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World News


Privatizing PDVSA isn’t the Right Solution for Venezuela…Yet

When Hugo Chávez took power in Venezuela, he enacted a series of policies that would work in the short term but would eventually ruin the country’s economy. Plunging into despair, Nicolás Maduro has sought to privatize PDVSA, the state-owned oil company which is in financial shambles despite having a monopoly over the world’s largest oil reserves. But the move will resolve nothing, rather than help Maduro and his cronies remain in power any longer.

To provide some context: Privatizations have long acted as a successful method for increasing revenue, limiting government interference in the economy, and increasing competition—when enacted correctly. It has happened a lot.

An example of this is Chile. After the country privatized many state-owned companies—and even handed the ones that had been nationalized under the Allende regime back to their original owners—the country underwent what many have described as an economic miracle when compared to the rest of Latin America. It is worth noting that when the country undertook these measures, Chile at least had an amicable environment towards private enterprise and the economic conditions to go through with said ideas. Venezuela, on the other hand, is ranked 143 on the list of countries for doing business. No transparent investor would consider Venezuela a sound investment under the Maduro regime.

It’s true that some empirical data proves that private ownership over oil production leads to more efficiency, such as a study by Abdullah Al-Obaidan and Gerald Scully, who found that state-owned oil companies are only around 61-65% as efficient as those that are privately owned. Others, such as Nadejda Victor, found that privately-owned petrol companies are over 30 percent better than those which are state-owned, and a study conducted by Christian Wolf and Michael Pollit from the University of Cambridge found that “privatization of NOCs is indeed associated with higher firm profitability, (commercial) efficiency, capital investment, output, and dividend payments, as well as with lower financial leverage and employment.” They also found that NOCs, on average, increase their return on sales by 3.6%, within seven years of the privatization process.

Venezuela has been rocked by protests against the Maduro regime. (Julio Lovera/Shutterstock)

Yet an eventual privatization of PDVSA isn’t the solution it’s been set out to be. Belén Villalonga, a professor of Management and Organizations at NYU explains the superiority of private ownership over public is necessary for a successful privatization process but not sufficient on its own. Many other variables should be taken into consideration. For one, Maduro’s regime doesn’t emit the type of confidence toward investors that other governments would. The fact that Maduro most likely knows this is proof of the fact that he seeks to enact a system akin to crony capitalism. Selling to his friends, and rigging the economy to their favor is, therefore, his only viable option.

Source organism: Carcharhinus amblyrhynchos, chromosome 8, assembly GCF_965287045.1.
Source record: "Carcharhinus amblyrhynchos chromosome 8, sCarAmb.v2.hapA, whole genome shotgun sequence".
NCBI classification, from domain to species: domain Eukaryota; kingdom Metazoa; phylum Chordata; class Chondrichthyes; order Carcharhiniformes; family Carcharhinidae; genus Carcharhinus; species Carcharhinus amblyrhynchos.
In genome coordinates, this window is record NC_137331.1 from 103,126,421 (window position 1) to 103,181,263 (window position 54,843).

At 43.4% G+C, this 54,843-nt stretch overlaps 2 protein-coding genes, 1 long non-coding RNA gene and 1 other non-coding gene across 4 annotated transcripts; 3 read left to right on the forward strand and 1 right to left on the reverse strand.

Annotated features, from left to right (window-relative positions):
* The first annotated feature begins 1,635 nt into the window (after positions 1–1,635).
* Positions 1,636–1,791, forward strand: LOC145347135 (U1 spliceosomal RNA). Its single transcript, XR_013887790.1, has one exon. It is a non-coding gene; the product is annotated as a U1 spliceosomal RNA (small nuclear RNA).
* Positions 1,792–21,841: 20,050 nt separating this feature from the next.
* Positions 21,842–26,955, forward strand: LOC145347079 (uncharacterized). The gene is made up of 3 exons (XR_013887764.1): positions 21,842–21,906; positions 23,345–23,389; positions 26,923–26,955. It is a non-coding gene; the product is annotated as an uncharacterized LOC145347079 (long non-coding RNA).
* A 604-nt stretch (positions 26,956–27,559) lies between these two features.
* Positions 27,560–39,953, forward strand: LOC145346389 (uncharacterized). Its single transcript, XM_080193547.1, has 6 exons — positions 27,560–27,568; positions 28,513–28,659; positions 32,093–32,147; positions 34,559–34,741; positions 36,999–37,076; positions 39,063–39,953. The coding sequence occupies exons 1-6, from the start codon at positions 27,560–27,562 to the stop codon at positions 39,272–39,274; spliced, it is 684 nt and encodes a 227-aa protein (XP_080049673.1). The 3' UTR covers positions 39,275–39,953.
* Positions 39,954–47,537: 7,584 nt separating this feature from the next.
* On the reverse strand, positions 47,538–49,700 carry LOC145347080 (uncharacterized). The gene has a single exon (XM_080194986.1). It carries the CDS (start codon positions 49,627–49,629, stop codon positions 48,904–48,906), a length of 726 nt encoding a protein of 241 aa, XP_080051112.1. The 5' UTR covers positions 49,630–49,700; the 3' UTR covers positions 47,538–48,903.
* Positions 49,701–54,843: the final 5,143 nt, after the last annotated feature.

As Stephen King from Monash University explains, privatizing state-owned monopolies simply passes the monopoly towards private hands, resulting in consumers paying the price. Given that private businesses focus on profit maximization, they would most likely take advantage of their monopoly over an industry to raise powers through draconian pricing methods. It doesn’t make sense, when speaking of the overall benefits of society, to privatize a state-owned business, without opening up the industry to competition between private enterprise.

Crony capitalism is, in a way, another form of government controlling the lives of people, just like it would under socialism’s thumb. Perhaps those governing Venezuela don’t subscribe to a particular ideology personally but understand that having ruined people’s lives and subsequently making them dependent on the government was an effective way of enacting their despotism. Socialism’s failure in Venezuela is more evident now than ever, which is why Maduro has rushed an illusion of a transition from the failed economic system, yet fundamentally changed nothing. The only difference is that the government is giving more power to the dictator’s friends.